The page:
The Divine Majesty of the Word: John Calvin, The Man and His Preaching -- By: John Piper
SBJT 3:2 (Summer 1999) p. 4
The Divine Majesty of the Word:
John Calvin, The Man and His Preaching
John Piper has been the senior pastor of Bethlehem Baptist Church in Minneapolis, Minnesota since 1980. He has the Dr. Theol. in New Testament from the University of Munich and taught for six years at Bethel College in St. Paul, Minnesota. He is the author of nine books and numerous articles, the most recent being God’s Passion for His Glory: Living the Vision of Jonathan Edwards (Crossway).
A Profound Sense of God
In 1538, the Italian Cardinal Sadolet wrote to the leaders of Geneva trying to win them back to the Catholic Church after they had turned to the Reformed teachings. He began his letter with a long conciliatory section on the preciousness of eternal life, before coming to his accusations against the Reformation. Calvin wrote a response to Sadolet in six days in the fall of 1539. It was one of his earliest writings and spread his name as a reformer across Europe. Luther read it and said, “Here is a writing which has hands and feet. I rejoice that God raises up such men.”1
Calvin’s response to Sadolet is important because it uncovers the root of Calvin’s quarrel with Rome that determined his whole life. The issue is not, first, justification or priestly abuses or transubstantiation or prayers to saints or papal authority. All of these were important for Calvin. Beneath all of them, the fundamental issue for John Calvin, from the beginning to the end of his life, was the issue of the centrality and supremacy and majesty of the glory of God.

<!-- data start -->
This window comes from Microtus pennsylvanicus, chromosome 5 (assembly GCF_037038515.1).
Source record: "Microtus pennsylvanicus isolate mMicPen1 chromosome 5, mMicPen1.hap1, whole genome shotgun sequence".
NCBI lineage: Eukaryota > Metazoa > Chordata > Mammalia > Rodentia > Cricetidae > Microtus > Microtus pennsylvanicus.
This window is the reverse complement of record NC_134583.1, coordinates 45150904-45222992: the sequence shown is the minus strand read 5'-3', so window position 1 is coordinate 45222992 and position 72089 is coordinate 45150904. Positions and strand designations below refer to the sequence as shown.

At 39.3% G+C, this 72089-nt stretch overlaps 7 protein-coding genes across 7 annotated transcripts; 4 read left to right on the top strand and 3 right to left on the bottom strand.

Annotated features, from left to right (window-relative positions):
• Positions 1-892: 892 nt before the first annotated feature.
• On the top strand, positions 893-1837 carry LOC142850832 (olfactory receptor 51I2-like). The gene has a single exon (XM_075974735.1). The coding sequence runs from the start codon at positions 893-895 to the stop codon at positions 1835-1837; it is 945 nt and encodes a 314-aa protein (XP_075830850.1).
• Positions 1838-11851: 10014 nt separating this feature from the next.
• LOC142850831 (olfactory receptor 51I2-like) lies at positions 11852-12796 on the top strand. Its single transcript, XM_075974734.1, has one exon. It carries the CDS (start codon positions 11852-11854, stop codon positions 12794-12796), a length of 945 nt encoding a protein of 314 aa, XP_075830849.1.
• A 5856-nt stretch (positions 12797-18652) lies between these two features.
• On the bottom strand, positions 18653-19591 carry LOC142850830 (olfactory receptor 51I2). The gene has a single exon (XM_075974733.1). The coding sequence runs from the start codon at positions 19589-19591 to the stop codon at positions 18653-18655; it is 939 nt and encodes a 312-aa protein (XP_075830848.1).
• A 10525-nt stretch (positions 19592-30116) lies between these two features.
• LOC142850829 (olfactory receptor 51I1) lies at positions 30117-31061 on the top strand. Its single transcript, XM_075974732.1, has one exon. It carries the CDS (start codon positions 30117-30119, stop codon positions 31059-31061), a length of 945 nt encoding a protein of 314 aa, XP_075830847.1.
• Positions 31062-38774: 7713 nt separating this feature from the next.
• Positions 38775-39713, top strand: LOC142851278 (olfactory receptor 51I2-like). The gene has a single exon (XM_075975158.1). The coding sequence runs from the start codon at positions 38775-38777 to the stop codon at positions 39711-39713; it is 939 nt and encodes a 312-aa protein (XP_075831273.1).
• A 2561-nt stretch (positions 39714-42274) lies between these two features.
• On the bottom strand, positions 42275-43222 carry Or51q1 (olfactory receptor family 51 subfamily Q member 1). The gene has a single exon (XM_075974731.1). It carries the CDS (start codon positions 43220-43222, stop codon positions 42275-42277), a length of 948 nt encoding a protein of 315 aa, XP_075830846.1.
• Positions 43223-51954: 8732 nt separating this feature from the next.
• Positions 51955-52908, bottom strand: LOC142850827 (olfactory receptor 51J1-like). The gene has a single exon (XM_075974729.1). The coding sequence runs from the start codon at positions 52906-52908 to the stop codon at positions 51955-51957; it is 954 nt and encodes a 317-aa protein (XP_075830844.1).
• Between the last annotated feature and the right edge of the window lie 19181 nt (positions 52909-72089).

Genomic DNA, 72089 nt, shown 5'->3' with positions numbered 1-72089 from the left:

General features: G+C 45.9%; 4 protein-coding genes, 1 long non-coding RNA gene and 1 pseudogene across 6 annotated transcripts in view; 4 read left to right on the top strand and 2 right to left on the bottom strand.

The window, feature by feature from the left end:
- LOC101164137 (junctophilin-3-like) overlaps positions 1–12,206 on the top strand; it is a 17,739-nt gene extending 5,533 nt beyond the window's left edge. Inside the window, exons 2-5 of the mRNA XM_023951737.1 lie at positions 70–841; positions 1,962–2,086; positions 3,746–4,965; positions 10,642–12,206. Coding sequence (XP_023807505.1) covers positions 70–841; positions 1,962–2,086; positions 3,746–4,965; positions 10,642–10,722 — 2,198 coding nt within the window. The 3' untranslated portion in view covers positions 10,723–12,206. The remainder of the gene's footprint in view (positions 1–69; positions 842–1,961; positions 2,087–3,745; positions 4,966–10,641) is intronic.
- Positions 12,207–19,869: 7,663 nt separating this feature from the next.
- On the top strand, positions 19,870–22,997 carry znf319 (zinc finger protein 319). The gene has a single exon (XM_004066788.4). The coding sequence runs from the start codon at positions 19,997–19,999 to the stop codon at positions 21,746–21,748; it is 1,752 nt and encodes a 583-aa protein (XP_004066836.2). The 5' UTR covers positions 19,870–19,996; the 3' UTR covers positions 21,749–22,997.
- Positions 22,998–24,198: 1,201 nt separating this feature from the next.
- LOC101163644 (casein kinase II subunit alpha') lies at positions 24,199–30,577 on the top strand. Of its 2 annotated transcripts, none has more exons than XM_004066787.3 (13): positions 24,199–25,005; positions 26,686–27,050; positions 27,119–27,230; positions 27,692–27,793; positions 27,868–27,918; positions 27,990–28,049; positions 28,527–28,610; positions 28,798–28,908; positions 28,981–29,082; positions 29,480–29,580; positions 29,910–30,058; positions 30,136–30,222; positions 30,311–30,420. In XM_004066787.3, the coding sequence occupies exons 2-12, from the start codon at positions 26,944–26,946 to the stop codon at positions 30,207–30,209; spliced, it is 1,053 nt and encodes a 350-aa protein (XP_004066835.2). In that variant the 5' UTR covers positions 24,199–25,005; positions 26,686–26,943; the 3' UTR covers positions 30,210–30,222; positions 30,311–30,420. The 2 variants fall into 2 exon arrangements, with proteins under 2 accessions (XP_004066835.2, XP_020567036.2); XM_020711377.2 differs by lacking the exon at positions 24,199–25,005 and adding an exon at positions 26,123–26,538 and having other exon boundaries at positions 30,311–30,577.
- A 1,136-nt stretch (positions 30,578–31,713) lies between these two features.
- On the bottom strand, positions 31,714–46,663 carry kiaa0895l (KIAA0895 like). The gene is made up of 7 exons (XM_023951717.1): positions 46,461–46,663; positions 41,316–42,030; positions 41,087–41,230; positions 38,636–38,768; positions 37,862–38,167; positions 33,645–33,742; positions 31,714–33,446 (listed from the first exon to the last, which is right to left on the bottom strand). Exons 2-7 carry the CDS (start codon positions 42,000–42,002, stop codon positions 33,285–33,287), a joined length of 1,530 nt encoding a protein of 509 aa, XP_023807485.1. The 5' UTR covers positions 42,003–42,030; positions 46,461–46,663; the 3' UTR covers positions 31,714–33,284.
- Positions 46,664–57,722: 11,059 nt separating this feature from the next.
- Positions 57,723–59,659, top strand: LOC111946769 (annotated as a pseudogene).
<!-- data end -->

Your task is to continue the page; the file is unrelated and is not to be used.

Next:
Calvin responded to the Cardinal as follows: “[Your] zeal for heavenly life [is] a zeal which keeps a man entirely devoted to himself, and does not, even by one expression, arouse him to sanctify the name of God.” In other words, even precious truth about eternal life can be so skewed as to displace God as the center and goal. And this was Calvin’s chief contention with Rome. It comes out in his writings over and over again. He goes on and says to Sadolet that what he should do—and what Calvin aims to do with all his life —is to “set before [man], as the prime motive of his existence, zeal to illustrate the glory of God.”2
I think this would be a fitting banner over all of John Calvin’s life and work— zeal to illustrate the glory of God. The essential meaning of John Calvin’s life and preaching is that he recovered and embodied a passion for the absolute reality and majesty of God. Benjamin Warfield said of Calvin, “No man ever had a profounder sense of God than he.”You must have a subscription and be logged in to read the entire article.
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